The successful candidate has now received the unconditional offer and due start October 2018. Hopefully we’ll see a post from the student soon.
This year’s CCNC was held in the iconic Flamigo. Thanks to the size of the venue, I was able to achieve 10,000 steps fitness goal everyday during the conference by walking between sessions at different part of the building. For my talk, I started by sharing the aims of our project and the challenges we face in the field of distributed multimedia and networking. I emphasised on the human factors in delivering online media and our approaches to equip communication networks with the awareness of viewers’ experience at the end of the cable.
The main contribution of our work is the “sliding perception window”, a concept that is built on top of the moving average-based prediction. The next steps are to conduct further user experiments to model psychlogical impacts and to experiment with different options of implementation using SDN.
UPDATE: The PhD advert is now online at http://www.jobs.ac.uk/job/BGD327/phd-studentship-software-defined-cognitive-networking-for-future-online-video-distribution/
It is also being circulated to relevant mailing lists and social media.
A 3.5-year PhD studentship is now approved by the University as part of its support for the project. It offers a great opportunity for a recent graduate or someone with related work experience to work on an emerging research topic along elite industrial and academic partners. The job advert will be online soon on jobs.ac.uk and the University’s website and open to applicants of any nationalities. The application deadline is early January (for a March start).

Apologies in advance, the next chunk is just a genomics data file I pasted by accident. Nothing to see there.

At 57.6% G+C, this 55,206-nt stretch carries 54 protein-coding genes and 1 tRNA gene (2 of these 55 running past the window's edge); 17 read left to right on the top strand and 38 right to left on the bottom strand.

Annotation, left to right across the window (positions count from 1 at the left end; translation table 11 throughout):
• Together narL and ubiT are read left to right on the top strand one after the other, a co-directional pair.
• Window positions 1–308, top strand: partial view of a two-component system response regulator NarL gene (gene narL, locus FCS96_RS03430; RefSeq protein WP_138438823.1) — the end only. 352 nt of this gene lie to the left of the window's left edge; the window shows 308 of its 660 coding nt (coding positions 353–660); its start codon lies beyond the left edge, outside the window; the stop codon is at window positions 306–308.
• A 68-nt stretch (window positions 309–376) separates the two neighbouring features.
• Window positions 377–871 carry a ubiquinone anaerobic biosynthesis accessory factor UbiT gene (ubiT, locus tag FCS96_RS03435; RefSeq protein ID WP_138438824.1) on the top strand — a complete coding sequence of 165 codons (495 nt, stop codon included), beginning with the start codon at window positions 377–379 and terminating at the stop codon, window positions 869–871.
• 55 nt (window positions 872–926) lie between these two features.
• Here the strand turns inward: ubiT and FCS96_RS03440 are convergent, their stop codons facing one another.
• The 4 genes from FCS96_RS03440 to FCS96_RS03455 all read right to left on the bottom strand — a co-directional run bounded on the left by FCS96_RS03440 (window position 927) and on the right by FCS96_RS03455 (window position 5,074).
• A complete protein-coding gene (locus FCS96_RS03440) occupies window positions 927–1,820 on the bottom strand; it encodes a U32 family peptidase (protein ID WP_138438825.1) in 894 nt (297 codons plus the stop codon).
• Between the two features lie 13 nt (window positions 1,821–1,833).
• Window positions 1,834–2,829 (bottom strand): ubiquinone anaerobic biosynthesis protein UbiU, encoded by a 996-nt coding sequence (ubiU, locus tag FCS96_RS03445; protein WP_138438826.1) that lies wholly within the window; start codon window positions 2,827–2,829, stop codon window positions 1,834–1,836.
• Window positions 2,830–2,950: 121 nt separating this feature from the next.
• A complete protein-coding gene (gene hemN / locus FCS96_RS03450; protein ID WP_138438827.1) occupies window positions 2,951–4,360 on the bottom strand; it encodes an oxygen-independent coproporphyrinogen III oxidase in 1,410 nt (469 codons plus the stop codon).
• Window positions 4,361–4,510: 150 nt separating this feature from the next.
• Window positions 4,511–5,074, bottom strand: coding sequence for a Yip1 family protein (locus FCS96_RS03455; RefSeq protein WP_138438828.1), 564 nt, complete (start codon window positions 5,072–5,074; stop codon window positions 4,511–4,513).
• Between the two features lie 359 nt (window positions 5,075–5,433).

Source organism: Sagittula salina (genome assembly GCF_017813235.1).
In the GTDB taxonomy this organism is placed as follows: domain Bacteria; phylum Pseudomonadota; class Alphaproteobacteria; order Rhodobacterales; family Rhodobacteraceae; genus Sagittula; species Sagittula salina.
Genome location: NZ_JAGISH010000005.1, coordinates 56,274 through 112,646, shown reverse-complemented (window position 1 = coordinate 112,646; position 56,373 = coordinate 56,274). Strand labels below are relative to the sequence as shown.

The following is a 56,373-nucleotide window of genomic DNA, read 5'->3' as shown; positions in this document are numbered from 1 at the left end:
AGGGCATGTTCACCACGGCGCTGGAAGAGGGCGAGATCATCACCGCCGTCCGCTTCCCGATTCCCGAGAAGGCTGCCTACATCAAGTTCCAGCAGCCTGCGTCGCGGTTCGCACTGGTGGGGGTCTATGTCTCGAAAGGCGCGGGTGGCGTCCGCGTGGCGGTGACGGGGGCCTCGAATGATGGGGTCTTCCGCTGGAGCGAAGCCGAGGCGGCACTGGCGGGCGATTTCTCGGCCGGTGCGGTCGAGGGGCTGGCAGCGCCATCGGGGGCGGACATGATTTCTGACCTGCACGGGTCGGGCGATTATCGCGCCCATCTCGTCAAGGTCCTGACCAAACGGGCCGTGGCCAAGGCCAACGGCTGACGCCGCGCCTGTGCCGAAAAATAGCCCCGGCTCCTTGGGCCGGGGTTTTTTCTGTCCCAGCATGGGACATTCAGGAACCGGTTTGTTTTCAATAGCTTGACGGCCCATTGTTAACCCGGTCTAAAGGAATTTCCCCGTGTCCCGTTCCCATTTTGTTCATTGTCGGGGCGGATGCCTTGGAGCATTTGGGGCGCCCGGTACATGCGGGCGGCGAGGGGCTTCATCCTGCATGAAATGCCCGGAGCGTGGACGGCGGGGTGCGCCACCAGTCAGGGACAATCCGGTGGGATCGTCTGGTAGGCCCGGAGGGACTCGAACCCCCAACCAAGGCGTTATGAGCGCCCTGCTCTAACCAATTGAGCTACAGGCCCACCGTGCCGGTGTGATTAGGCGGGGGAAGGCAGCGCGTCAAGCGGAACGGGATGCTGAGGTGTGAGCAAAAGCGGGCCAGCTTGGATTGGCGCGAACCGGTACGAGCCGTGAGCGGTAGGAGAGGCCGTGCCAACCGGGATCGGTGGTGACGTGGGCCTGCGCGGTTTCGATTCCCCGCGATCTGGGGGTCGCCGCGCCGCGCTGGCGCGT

I accepted an invitation from Science Foundation Ireland to conduct a project review for one of its prestigious research programmes. It was a fantastic experience to visit Ireland and see how resilient people are off the back of hurricane Ophelia. The work at the host institution is forward-thinking and I am glad to witness all the positive changes made by a single research project over two years of time.
And yes, I did have a couple of hours to spend in Dublin before my late morning flight back home:
A “visionary paper” introducing the conceptual designs of our software-defined cognitive networks has been accepted by IEEE CCNC 2018 Work-in-Progress track. IEEE CCNC is one of the targeting outlets of SDCN project due to its unique balance between academic research and industrial innovation. The WiP track is particularly suitable for us at an early stage of the project. Our work will be presented orally during the conference and will be published in the Proceedings of IEEE CCNC 2018 and IEEE Xplore. I am also a TPC member of the Cloud Services and Networking track so I will also offer my support to the track chairs during the conference sessions.
The expected outcomes are:
- Disseminate SDCN research
- Widening academia and industrial collaborations
- Support the Cloud Services and Networking track as a TPC member
Mu, M., Software Defined Cognitive Networking: Supporting Intelligent Online Video Streaming, to appear in proceedings of 15th IEEE Annual Consumer Communications & Networking Conference (CCNC 2018), USA, 01/2018
It has been a great visit to the BBC R&D South Lab in London. The main purpose of the trip is to discuss potential collaborations and an MSc student project on immersive TV with Rajiv (thank you for inviting us!) off the back of our success in ACM TVX 2017. I gave a talk on the modelling of human perception in media synchronisation and (shamelessly) inserted a quick intro of SDCN project at the beginning of my talk (like that kind of YouTube advert which you can’t skip 🙂 ). In fact, media sync and SDCN are two great examples of how multimedia research and communication network research complement each other.
I also sampled some very interesting VR demos arranged by Vino and her VR team. We exchanged some thoughts on future directions on VR particularly in the context of TV broadcasting.